Maeda et al showed that Wnt5a-receptor tyrosine kinase-like orphan receptor 2 (Ror2) signaling between osteoblasts and osteoclast precursors enhanced osteoclastogenesis. Ror2-deficient mice exhibited impaired osteoclastogenesis. A deficiency in Wnt5a, a ligand of Ror2, caused a similar defect in mice. Osteoblasts expressed Wnt5a, while osteoclast precursors expressed Ror2, a co-receptor of Wnt5a. Wnt5a enhanced RANK expression in osteoclast precursors through co-receptor Ror2 signaling. RANK promoter-driven luciferase activity was upregulated by Wnt5a-Ror2 signaling via the c-Jun N-terminal kinase pathway (Figure 3). Wnt5a-induced recruitment of c-Jun to Sp1 sites up-regulated RANK expression in osteoclast precursors.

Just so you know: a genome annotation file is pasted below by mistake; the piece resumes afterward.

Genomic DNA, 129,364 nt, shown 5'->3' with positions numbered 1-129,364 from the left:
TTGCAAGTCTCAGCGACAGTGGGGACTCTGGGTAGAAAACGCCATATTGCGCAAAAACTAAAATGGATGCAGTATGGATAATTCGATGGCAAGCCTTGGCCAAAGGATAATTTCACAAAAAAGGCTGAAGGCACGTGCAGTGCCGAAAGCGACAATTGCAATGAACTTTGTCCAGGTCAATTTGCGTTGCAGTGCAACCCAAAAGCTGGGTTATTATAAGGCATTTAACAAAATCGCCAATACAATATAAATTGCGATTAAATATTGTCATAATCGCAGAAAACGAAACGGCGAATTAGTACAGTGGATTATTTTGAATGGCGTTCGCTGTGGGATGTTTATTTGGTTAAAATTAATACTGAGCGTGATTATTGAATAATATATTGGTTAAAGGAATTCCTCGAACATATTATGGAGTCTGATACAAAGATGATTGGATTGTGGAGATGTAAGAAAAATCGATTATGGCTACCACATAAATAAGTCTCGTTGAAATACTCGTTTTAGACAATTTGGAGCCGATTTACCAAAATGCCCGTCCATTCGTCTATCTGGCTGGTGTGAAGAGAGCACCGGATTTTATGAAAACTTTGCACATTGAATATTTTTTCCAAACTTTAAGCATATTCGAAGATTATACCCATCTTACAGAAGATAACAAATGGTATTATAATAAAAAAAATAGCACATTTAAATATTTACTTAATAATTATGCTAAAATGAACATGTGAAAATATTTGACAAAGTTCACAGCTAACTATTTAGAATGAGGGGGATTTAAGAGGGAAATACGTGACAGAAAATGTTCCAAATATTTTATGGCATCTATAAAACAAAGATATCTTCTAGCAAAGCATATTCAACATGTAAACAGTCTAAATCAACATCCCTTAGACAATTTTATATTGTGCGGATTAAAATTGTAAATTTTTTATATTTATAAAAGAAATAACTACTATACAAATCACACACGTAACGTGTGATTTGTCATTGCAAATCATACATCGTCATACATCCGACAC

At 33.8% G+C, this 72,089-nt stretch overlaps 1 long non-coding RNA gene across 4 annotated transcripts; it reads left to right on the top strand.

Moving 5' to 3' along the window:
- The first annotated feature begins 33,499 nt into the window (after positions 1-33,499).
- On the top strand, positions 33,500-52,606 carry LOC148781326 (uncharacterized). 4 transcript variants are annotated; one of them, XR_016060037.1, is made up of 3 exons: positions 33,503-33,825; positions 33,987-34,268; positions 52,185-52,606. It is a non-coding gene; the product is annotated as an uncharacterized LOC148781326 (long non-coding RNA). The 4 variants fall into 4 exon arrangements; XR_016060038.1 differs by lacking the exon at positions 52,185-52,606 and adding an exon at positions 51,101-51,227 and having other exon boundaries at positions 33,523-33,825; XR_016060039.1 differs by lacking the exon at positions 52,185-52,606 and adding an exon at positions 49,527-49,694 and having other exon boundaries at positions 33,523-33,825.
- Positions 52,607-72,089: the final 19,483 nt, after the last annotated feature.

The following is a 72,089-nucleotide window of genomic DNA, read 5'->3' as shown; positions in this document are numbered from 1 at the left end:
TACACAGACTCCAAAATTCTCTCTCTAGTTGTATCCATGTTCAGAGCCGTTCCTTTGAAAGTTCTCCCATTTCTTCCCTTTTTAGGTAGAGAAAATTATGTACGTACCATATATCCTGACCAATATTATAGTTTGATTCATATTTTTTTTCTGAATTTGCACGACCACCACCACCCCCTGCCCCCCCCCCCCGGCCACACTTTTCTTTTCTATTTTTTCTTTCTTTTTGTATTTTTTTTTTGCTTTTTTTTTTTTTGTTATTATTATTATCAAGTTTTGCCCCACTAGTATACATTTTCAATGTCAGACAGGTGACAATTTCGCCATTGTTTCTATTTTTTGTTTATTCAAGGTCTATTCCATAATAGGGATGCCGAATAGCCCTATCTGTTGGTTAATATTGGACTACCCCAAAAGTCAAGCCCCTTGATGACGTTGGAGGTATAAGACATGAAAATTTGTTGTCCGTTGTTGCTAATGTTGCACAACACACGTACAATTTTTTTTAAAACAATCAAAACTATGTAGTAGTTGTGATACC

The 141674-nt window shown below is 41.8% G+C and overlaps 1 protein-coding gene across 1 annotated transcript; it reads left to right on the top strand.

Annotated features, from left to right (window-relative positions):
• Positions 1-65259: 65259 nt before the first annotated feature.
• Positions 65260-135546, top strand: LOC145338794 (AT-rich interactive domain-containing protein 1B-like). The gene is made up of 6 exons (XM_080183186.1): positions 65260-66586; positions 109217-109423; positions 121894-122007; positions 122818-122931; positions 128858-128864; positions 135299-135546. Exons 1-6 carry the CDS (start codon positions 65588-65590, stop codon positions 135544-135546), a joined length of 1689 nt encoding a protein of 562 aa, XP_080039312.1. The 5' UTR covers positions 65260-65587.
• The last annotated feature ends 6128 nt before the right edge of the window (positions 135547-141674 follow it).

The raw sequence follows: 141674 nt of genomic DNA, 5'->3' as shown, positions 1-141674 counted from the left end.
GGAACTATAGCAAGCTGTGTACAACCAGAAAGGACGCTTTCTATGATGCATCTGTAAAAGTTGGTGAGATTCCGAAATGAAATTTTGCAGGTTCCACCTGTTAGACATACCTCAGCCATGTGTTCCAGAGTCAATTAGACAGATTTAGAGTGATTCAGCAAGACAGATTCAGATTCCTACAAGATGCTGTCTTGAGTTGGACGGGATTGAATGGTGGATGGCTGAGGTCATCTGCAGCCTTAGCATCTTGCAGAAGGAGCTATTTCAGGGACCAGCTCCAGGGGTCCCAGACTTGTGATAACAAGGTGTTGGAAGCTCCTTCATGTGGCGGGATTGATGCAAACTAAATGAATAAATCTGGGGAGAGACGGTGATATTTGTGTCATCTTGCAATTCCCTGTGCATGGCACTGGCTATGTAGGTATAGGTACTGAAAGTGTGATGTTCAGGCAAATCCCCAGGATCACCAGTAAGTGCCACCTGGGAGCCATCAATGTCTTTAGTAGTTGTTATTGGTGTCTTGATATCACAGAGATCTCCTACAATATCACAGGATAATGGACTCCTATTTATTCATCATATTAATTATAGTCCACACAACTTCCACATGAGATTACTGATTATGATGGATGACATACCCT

As described above, QOPs detected on bone surfaces strongly express RANK. Wnt5a secreted by osteoblasts appears to be involved in the up-regulation of RANK expression in QOPs through Ror2. The up-regulation of RANK by Wnt5a-Ror2 signals in osteoclast precursors must lower the threshold for RANKL-induced osteoclastogenesis. Atkins et al reported that human peripheral blood monocytes expressing high surface levels of RANK were capable of responding rapidly to RANKL stimulation. Under physiological conditions, the up-regulation of RANK expression in osteoclast precursors must be an important requirement for RANKL-induced osteoclastogenesis.
IMMUNORECEPTOR TYROSINE-BASED ACTIVATION MOTIF SIGNALS AND SEMAPHORIN 3A